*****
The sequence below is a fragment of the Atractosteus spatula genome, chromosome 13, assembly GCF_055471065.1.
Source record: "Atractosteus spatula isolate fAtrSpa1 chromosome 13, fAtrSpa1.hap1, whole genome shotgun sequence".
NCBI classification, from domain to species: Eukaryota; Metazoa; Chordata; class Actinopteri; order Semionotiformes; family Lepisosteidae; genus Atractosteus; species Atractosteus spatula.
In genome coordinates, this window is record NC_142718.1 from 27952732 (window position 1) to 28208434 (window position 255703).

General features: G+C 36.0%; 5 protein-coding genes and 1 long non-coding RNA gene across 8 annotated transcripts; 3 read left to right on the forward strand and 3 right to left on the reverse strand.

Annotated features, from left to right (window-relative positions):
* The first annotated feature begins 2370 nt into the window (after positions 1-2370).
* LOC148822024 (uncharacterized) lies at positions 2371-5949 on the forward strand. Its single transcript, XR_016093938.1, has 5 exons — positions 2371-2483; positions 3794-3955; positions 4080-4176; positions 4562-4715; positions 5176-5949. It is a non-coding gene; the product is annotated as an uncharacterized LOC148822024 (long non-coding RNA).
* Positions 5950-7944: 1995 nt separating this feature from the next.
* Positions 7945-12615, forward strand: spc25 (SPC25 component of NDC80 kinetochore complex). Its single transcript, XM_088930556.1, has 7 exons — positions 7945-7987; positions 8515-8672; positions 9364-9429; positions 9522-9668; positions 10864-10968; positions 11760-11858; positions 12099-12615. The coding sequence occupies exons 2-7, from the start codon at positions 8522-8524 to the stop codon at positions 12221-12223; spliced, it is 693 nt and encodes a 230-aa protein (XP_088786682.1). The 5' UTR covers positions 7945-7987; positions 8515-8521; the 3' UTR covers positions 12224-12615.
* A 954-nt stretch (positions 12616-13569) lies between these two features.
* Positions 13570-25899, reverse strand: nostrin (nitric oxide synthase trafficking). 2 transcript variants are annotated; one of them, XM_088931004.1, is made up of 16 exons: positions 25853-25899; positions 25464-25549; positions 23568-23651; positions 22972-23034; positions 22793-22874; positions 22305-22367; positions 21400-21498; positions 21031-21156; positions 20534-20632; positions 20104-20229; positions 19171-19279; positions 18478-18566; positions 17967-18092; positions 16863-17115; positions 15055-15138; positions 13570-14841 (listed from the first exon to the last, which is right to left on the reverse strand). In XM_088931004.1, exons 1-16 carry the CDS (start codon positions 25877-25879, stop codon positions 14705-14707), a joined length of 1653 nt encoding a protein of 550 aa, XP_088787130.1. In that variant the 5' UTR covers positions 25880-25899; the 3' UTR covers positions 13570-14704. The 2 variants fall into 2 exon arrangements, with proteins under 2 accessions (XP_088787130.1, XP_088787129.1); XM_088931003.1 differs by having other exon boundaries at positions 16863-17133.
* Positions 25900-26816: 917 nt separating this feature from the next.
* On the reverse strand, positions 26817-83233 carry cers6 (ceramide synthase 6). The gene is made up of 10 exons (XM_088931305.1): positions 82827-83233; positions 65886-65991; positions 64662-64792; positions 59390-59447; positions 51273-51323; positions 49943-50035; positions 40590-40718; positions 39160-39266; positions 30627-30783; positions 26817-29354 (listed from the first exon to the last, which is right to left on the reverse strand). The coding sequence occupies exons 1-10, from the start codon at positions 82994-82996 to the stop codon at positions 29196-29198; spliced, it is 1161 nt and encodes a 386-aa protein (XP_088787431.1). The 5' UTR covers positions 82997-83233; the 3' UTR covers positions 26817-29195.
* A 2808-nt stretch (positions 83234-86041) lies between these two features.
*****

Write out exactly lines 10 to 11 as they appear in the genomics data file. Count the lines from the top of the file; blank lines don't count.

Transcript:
* Positions 7945-12615, forward strand: spc25 (SPC25 component of NDC80 kinetochore complex). Its single transcript, XM_088930556.1, has 7 exons — positions 7945-7987; positions 8515-8672; positions 9364-9429; positions 9522-9668; positions 10864-10968; positions 11760-11858; positions 12099-12615. The coding sequence occupies exons 2-7, from the start codon at positions 8522-8524 to the stop codon at positions 12221-12223; spliced, it is 693 nt and encodes a 230-aa protein (XP_088786682.1). The 5' UTR covers positions 7945-7987; positions 8515-8521; the 3' UTR covers positions 12224-12615.
* A 954-nt stretch (positions 12616-13569) lies between these two features.